Medicare stopped paying for consults on Jan. 1. This article will provide you with our recommendations on how to bill Medicare and private payers based on the changes made by Medicare and our knowledge of payer decisions at the time the article was written.
The government's definition of consults has changed many times to chip away at reimbursement. This has been unfortunate and, in the minds of government officials, unsuccessful. In the discussion of why Medicare has decided to discontinue paying for consults, Medicare delivered the ultimate insult when it blamed the confusion on physicians, when, in reality, Medicare created the problem. Had the government stuck with the original concept of a consult (the extra payment attached to it when the new program was implemented in 1992), there would have been no confusion.
Misguided reasoning aside, the discontinuance of payment for consults presents a big problem. There are some issues that have not been resolved and for which there are no good solutions. In addition, in some areas, the reimbursement for our services has been significantly reduced. In other areas, there will be administrative difficulties that will need to be overcome. We will go through each setting and give you our best advice on how to bill based on the changes.
New consult definition
First and foremost, CPT changed the definition of a consult this year, and for the better, in our opinion:
"A consultation is a type of evaluation and management service provided by a physician at the request of another physician or appropriate source to either recommend care for a specific condition or problem or to determine whether to accept responsibility for ongoing management of the patient's entire care or for the care of a specific condition or problem."
The new definition should alleviate the confusion created by Medicare and other payers over referral for treatment versus request for consultation.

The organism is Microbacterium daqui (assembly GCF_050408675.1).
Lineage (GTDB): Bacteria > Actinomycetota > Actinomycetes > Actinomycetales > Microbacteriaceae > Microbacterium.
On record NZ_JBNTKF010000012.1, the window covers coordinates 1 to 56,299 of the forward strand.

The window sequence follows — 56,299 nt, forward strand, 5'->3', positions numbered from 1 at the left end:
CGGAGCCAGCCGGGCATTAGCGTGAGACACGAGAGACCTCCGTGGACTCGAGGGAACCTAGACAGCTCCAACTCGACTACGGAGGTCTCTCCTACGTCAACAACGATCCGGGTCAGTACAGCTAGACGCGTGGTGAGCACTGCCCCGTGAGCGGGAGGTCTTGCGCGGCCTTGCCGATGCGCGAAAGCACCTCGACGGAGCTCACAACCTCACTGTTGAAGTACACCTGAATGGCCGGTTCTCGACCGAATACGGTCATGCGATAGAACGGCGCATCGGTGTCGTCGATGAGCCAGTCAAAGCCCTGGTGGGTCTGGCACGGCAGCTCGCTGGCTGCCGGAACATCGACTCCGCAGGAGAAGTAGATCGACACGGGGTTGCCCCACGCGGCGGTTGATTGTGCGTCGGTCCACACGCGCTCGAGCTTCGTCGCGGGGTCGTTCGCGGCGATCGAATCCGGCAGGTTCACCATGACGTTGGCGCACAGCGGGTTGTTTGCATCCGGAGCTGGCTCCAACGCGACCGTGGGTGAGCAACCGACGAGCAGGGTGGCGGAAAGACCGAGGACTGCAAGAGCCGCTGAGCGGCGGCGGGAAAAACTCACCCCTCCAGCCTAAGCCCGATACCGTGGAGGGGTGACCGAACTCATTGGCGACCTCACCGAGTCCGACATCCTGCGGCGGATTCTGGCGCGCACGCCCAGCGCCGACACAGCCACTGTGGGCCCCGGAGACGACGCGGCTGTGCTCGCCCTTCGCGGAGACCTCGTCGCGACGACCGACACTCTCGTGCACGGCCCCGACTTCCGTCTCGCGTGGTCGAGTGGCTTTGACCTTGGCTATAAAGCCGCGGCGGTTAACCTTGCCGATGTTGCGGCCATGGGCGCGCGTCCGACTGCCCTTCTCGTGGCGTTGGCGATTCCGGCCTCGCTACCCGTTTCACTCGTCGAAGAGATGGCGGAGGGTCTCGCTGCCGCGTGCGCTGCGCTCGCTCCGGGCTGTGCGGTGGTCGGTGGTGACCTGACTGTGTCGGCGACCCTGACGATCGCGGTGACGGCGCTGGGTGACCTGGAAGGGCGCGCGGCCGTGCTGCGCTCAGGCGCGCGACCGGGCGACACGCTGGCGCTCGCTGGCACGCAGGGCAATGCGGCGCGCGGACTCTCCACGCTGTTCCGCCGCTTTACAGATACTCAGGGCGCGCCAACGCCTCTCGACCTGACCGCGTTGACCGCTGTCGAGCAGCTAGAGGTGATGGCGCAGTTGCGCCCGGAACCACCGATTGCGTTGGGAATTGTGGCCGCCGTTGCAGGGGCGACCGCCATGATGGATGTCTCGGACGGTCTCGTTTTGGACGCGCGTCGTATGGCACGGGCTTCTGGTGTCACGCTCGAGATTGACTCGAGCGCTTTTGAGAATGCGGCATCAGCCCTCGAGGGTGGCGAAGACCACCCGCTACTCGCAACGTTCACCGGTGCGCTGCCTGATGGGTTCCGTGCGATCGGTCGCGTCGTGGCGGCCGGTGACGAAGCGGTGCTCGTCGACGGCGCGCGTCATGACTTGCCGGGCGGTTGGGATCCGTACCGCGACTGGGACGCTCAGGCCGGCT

In this hierarchy of rules, CPT is the foundation, but each payer determines its own rules. Medicare rules apply only to Medicare. Private payers will make their own decision as to how they will pay for consults.
However, other payers may choose to adopt the same rules. Therefore, we will discuss the charging of consults for Medicare and for private payers separately.
Do not charge Medicare for inpatient or outpatient consults. Instead, charge the following codes for all services previously charged as consults:
Emergency room. Use emergency department codes (99281-99285) for all visits, including emergency room visits in which the ER physician has also charged the ER codes.
Hospital inpatient visit. Use initial hospital care codes (99221-99223). The lowest-level code in this category (99221) requires at least a detailed history and physical examination. If these requirements are not met, we recommend that you use the appropriate-level subsequent hospital visit code.
Office or other outpatient visit. Use new patient codes for all patients who have not had a face-to-face visit/charge for the past 3 years. Use established patient codes for all other patients, including patients referred for a new problem.
Use Medicare rules when Medicare is the primary payer. If Medicare is the secondary payer, you can bill the private payer the appropriate consult code and then you may be able to change the code to the comparable E&M code and report the amount paid by the private payer. Medicare will then determine the additional amount that it should pay based on its fee schedule for that particular code.
Alternatively, you always have the choice of billing the private payer the appropriate Medicare acceptable code and then bill the same code to Medicare.
Private payer consults
For private payers, continue to bill all consult codes as you have in the past unless the payer specifically states otherwise.
Keep in mind that all Medicare Advantage patients (Medicare Part C, Medicare HMOs, etc.) are private payers. They are not considered Medicare patients, and you are not required to use Medicare rules for them. However, we have received word that UnitedHealthcare will follow Medicare rules on all of its Medicare Advantage plans, such as SecureHorizons, AARP, MedicareComplete, Evercare, and AmeriChoice.
We strongly recommend that you keep a close watch on payer communications and payments from all payers in order to determine the rules each payer plans to follow.
Modern Medicine NETWORK
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Disclaimer: The information in this column is designed to be authoritative, and every effort has been made to ensure its accuracy at the time it was written. However, readers are encouraged to check with their individual carrier or private payers for updates and to confirm that this information conforms to their specific rules.
Urologist Ray Painter, MD, is president of Physician Reimbursement Systems, Inc., in Denver and is also publisher of Urology Coding and Reimbursement Sourcebook. Mark Painter is CEO of PRS Urology SC in Denver.